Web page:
That night Mallinder ended up hospitalised and, depending on which source you read, this was either as a result of falling off the stage or by having something thrown at him so violently it chipped a bone in his back.

Many, and some might say slightly clichéd, comparisons have been drawn to early Cabaret Voltaire and the rich period of industry their home of Sheffield underwent during this time. The mechanical rhythms of factories, the earth-shattering clanks of the steel forges and the rattles and crunches of the coal mines finding their way onto, and into, the grooves of the bands’ records. “You could hear things in the night,” Kirk tells me. “If you couldn’t sleep, you could hear things coming up from the valley where all the industry was, but I don’t think for a minute anyone said ‘let’s try and make some music that sounds like a factory’. I mean Chris lived out in Totley, there’s no industry out there, you’re practically in the countryside, out in Derbyshire. Maybe subconsciously there’s something going on there – you do something and there might be the realisation afterwards that it sounds like industrial noise – but it was more after the fact. People took the industrial thing from Throbbing Gristle – their slogan was ‘Industrial music for industrial people’ – and I think people put two and two together and made five with us because Sheffield was known for industry at that time. We never said that about ourselves; we actually described what we did in those days as ‘experimental pop music’.”

Aside from the aforementioned Dadaism and a love for the surgical experimentations of William Burroughs’ and Brion Gysin’s ‘cut up’ style, Kirk offers some more influences that cut a more accurate kerf. “A lot of people forget that Cabaret Voltaire was influenced by what a lot of people used to call ‘black music’,” he says, “dance music in those days – people like James Brown, Miles Davis and Fela Kuti. At the same time we were very influenced by the German’s, Kraftwerk, Neu! and Can, but a lot of the influences were Afro-American. People forget, we used to go clubbing in the ’70s in Sheffield and you’d just be dancing to all this funk and stuff; to me that was as important as listening to Stockhausen or Brian Eno or European Avant-Garde music. Rhythms were always as important as repetition.”

The Cabs stayed with Rough Trade until 1982 releasing four excellent, subversive and challenging LPs – ‘Mix Up’ (1979), ‘The Voice of America’ (1980), ‘Red Mecca’ (1981) and ‘2×45’ (1982). Chris Watson also departed that year, marking a new period of re-evaluation and experimentation for the band. “I think [Chris] just got a bit fed up playing keyboards,” says Kirk. “He was mainly interested in recording and sound and I think maybe we were getting a bit too musical anyway. With our last record with him, ‘2×45’, that was almost dance music in some form. He just turned up one day and said he’d been offered a job with Tyne Tees as a sound recordist and he was going to do that. Obviously we were fed up and pissed off because he was great. It was really sad to lose him.”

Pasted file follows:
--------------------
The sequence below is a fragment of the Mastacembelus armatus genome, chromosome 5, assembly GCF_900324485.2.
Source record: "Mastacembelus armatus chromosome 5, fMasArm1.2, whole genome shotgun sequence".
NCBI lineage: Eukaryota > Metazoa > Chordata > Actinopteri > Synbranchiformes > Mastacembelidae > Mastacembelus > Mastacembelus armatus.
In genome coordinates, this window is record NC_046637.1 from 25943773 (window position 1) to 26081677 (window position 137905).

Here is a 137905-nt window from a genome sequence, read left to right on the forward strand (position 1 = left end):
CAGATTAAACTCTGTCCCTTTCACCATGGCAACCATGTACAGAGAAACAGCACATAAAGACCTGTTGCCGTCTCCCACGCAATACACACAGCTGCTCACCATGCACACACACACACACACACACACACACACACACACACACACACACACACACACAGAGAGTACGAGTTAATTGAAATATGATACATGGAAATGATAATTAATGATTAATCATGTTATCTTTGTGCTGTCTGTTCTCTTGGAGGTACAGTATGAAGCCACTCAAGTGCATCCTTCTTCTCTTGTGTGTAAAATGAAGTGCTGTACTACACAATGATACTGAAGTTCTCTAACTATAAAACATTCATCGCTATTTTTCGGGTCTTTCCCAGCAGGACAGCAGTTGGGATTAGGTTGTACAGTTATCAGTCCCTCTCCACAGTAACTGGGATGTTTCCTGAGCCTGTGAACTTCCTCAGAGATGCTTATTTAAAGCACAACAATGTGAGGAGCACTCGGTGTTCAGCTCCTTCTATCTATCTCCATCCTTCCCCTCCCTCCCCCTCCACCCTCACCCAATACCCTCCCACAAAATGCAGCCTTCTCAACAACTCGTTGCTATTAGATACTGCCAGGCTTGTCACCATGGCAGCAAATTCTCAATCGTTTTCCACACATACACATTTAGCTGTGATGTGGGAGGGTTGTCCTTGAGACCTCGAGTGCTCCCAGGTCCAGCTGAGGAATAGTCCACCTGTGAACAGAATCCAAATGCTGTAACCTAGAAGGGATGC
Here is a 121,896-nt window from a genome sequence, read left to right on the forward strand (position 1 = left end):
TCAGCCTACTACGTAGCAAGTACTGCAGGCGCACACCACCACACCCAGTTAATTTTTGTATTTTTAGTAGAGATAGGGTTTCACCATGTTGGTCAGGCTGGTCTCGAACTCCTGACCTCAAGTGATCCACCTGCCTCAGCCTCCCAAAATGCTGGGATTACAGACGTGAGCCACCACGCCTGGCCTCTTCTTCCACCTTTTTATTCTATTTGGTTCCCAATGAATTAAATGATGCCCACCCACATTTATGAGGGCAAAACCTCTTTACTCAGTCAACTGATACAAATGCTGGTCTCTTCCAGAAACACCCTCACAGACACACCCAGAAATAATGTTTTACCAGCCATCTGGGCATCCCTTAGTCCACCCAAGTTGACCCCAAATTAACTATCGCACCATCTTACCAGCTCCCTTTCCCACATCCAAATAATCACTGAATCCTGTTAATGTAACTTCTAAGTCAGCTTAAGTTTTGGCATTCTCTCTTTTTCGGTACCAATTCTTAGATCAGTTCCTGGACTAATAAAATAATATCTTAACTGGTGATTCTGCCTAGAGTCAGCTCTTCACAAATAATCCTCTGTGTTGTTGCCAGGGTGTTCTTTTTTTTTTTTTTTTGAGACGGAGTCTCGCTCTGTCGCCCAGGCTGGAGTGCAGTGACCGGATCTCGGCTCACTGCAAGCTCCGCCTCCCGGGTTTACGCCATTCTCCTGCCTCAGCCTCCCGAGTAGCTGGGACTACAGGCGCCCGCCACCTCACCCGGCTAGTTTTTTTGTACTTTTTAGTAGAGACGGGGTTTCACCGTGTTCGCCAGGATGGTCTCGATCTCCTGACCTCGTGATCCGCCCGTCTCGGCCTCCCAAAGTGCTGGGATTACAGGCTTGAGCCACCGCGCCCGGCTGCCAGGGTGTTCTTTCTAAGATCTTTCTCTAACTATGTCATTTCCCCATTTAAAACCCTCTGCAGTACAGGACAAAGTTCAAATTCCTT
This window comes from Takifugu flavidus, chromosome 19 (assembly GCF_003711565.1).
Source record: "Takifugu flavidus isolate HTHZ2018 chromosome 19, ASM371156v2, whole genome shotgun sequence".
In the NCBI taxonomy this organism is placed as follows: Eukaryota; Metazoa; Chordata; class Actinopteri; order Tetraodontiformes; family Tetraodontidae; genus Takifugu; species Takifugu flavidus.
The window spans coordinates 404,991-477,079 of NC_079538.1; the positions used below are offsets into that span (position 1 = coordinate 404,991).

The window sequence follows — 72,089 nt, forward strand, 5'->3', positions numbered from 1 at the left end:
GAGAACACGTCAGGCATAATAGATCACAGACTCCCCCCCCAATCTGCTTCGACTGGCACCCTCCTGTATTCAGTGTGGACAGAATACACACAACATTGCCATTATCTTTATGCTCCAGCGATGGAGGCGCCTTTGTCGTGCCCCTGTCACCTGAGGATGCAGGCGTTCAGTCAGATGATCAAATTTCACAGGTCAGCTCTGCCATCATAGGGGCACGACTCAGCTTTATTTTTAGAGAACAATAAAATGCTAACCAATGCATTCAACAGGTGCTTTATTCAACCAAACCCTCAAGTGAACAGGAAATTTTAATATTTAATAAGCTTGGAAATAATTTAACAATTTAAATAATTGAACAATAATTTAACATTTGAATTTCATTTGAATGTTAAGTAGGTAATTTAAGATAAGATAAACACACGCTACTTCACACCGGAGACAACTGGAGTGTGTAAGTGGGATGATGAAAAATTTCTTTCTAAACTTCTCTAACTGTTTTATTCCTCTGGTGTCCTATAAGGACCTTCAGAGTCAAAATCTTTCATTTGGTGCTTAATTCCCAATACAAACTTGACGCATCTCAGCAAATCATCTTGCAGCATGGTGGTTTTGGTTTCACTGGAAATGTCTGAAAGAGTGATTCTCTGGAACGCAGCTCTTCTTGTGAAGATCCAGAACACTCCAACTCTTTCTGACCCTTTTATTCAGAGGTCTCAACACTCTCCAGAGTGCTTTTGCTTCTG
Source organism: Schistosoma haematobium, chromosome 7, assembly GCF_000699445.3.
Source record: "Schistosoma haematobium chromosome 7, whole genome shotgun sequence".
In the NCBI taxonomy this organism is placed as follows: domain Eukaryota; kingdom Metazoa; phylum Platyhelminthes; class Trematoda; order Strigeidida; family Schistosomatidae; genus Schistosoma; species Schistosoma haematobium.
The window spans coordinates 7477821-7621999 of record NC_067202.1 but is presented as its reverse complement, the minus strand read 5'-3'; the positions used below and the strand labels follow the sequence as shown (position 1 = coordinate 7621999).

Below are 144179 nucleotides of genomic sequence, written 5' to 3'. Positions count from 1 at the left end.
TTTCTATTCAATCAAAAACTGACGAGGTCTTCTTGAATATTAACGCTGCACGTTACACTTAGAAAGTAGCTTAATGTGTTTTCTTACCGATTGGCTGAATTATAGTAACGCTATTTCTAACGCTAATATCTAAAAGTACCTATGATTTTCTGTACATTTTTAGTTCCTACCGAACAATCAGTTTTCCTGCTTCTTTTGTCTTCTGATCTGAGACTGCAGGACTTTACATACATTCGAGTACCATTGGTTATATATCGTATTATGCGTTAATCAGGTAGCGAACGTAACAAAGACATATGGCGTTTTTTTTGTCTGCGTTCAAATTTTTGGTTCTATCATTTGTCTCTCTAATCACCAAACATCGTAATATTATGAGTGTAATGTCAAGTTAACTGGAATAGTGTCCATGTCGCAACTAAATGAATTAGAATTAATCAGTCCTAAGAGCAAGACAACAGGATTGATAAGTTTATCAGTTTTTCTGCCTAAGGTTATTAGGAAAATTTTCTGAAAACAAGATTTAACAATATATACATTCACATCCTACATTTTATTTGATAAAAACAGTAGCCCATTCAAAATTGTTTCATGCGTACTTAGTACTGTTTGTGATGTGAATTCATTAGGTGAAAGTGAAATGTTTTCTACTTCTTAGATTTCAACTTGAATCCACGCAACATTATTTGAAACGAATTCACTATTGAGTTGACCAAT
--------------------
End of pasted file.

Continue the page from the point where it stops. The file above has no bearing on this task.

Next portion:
The Cabs, wanting greater exposure and feeling they had hit a ceiling with Rough Trade, they sought greater distribution and commercial success by signing to Virgin. Kirk says: “We got really restless. We’d been with Rough Trade a few years and it was all starting to get a bit safe. We sold a reasonable amount of records, but it seemed that we could never get beyond that. We would never get any radio play apart from John Peel and a few other people – we just wanted to get through to some more people. We didn’t move to a big label because we wanted loads of cash – which we didn’t get anyway because most of it went on recording and equipment – that wasn’t the motivation.

“A cynical person would say that we’d sold out but we’d done quite a lot of difficult music and we were just getting more and more into dance music. We thought we can move forward and maybe make it more accessible to people and maybe make it work in clubs – that’s what we thought would be the way forward and to a certain extent it worked.”

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This next chapter in Cabaret Voltaire’s career is being lovingly documented by Mute on an upcoming, rather stunning looking box-set, ‘#8385 (Collected Works 1983-1985)’, a six CD/four vinyl and two DVD set, out on 4 November. It takes in studio albums ‘The Crackdown’ (1983), ‘Micro-Phonies’ (1984), ‘Drinking Gasoline’ (1985) and ‘The Covenant, The Sword and the Arm of the Lord’ (1985) in what was to become a rich period for the band, flirting with mainstream success but moving forward with a surge of momentum and experimentation that in many senses eclipsed that of early Cabs.

“We didn’t really know what the bloody hell we were going to do. We had one and a half ideas for tracks,” says Kirk, but that soon changed. “We booked into Trident Studios and loaded up a hire car of stuff from our studio and I think within four days we’d written the entire ‘Crackdown’ album.” During this period they worked with Flood, a then little known engineer who had worked on a handful of records (including New Order’s ‘Movement’). “We were lucky that we got to work with Flood, he was a great engineer. He almost became a third member during that period,” Kirk recalls.

While Cabaret Voltaire’s attempt to reach a wider audience worked – ‘The Crackdown’ charted at a career high of 31 – it did so with no compromise. For an album that represents their commercial peak, it’s still one coated in icy, bleak tonality and fractured by discordant cadences. Cabaret Voltaire always feel so coiled, like they are sitting on a volcanic pile of something. Even on the pop delights of ‘Animation’ or ‘Just Fascination’ from ‘The Crackdown’, something unnerving is always brooding underneath. But it’s also fucking irresistible; it has a glorious, seditious sleaze to it and it’s a credit to the ears stuck on the heads of the people of 1983 that such a genuinely experimental pop record broke through. But most of all, thirty years along the line – and the same goes for all of these reissues – it still feels so taut, punchy and tense, refreshingly free from a date-stamp, production fads or time-specific technological affiliations.